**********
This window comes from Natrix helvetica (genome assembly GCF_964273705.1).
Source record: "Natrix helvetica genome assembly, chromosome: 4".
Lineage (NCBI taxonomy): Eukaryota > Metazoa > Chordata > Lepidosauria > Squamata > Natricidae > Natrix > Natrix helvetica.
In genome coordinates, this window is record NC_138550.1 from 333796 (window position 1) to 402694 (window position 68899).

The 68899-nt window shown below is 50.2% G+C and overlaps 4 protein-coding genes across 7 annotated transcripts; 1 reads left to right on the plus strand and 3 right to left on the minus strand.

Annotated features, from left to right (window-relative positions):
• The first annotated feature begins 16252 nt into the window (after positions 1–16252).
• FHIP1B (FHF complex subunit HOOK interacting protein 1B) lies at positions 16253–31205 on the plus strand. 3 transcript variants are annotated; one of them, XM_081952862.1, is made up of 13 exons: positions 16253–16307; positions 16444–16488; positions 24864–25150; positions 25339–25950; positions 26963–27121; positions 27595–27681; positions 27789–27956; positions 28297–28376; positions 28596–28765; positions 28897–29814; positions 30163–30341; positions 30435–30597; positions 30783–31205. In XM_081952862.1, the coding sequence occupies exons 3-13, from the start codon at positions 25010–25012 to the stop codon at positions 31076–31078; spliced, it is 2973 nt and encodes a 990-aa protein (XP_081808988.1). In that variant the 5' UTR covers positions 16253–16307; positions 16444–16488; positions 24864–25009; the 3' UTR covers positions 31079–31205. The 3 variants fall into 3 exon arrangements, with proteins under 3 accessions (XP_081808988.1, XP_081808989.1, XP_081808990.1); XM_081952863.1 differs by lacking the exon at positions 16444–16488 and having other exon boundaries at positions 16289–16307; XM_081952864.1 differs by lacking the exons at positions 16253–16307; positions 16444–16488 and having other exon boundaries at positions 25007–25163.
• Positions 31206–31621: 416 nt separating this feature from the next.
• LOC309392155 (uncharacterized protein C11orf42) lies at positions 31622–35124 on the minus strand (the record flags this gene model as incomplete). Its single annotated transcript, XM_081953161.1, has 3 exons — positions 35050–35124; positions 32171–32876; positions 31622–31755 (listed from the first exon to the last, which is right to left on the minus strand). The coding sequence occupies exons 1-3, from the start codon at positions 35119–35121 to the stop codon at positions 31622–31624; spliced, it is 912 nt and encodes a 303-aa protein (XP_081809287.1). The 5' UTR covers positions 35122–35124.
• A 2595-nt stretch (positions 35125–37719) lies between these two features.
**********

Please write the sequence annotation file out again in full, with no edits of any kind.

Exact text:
This window comes from Natrix helvetica (genome assembly GCF_964273705.1).
Source record: "Natrix helvetica genome assembly, chromosome: 4".
Lineage (NCBI taxonomy): Eukaryota > Metazoa > Chordata > Lepidosauria > Squamata > Natricidae > Natrix > Natrix helvetica.
In genome coordinates, this window is record NC_138550.1 from 333796 (window position 1) to 402694 (window position 68899).

The 68899-nt window shown below is 50.2% G+C and overlaps 4 protein-coding genes across 7 annotated transcripts; 1 reads left to right on the plus strand and 3 right to left on the minus strand.

Annotated features, from left to right (window-relative positions):
• The first annotated feature begins 16252 nt into the window (after positions 1–16252).
• FHIP1B (FHF complex subunit HOOK interacting protein 1B) lies at positions 16253–31205 on the plus strand. 3 transcript variants are annotated; one of them, XM_081952862.1, is made up of 13 exons: positions 16253–16307; positions 16444–16488; positions 24864–25150; positions 25339–25950; positions 26963–27121; positions 27595–27681; positions 27789–27956; positions 28297–28376; positions 28596–28765; positions 28897–29814; positions 30163–30341; positions 30435–30597; positions 30783–31205. In XM_081952862.1, the coding sequence occupies exons 3-13, from the start codon at positions 25010–25012 to the stop codon at positions 31076–31078; spliced, it is 2973 nt and encodes a 990-aa protein (XP_081808988.1). In that variant the 5' UTR covers positions 16253–16307; positions 16444–16488; positions 24864–25009; the 3' UTR covers positions 31079–31205. The 3 variants fall into 3 exon arrangements, with proteins under 3 accessions (XP_081808988.1, XP_081808989.1, XP_081808990.1); XM_081952863.1 differs by lacking the exon at positions 16444–16488 and having other exon boundaries at positions 16289–16307; XM_081952864.1 differs by lacking the exons at positions 16253–16307; positions 16444–16488 and having other exon boundaries at positions 25007–25163.
• Positions 31206–31621: 416 nt separating this feature from the next.
• LOC309392155 (uncharacterized protein C11orf42) lies at positions 31622–35124 on the minus strand (the record flags this gene model as incomplete). Its single annotated transcript, XM_081953161.1, has 3 exons — positions 35050–35124; positions 32171–32876; positions 31622–31755 (listed from the first exon to the last, which is right to left on the minus strand). The coding sequence occupies exons 1-3, from the start codon at positions 35119–35121 to the stop codon at positions 31622–31624; spliced, it is 912 nt and encodes a 303-aa protein (XP_081809287.1). The 5' UTR covers positions 35122–35124.
• A 2595-nt stretch (positions 35125–37719) lies between these two features.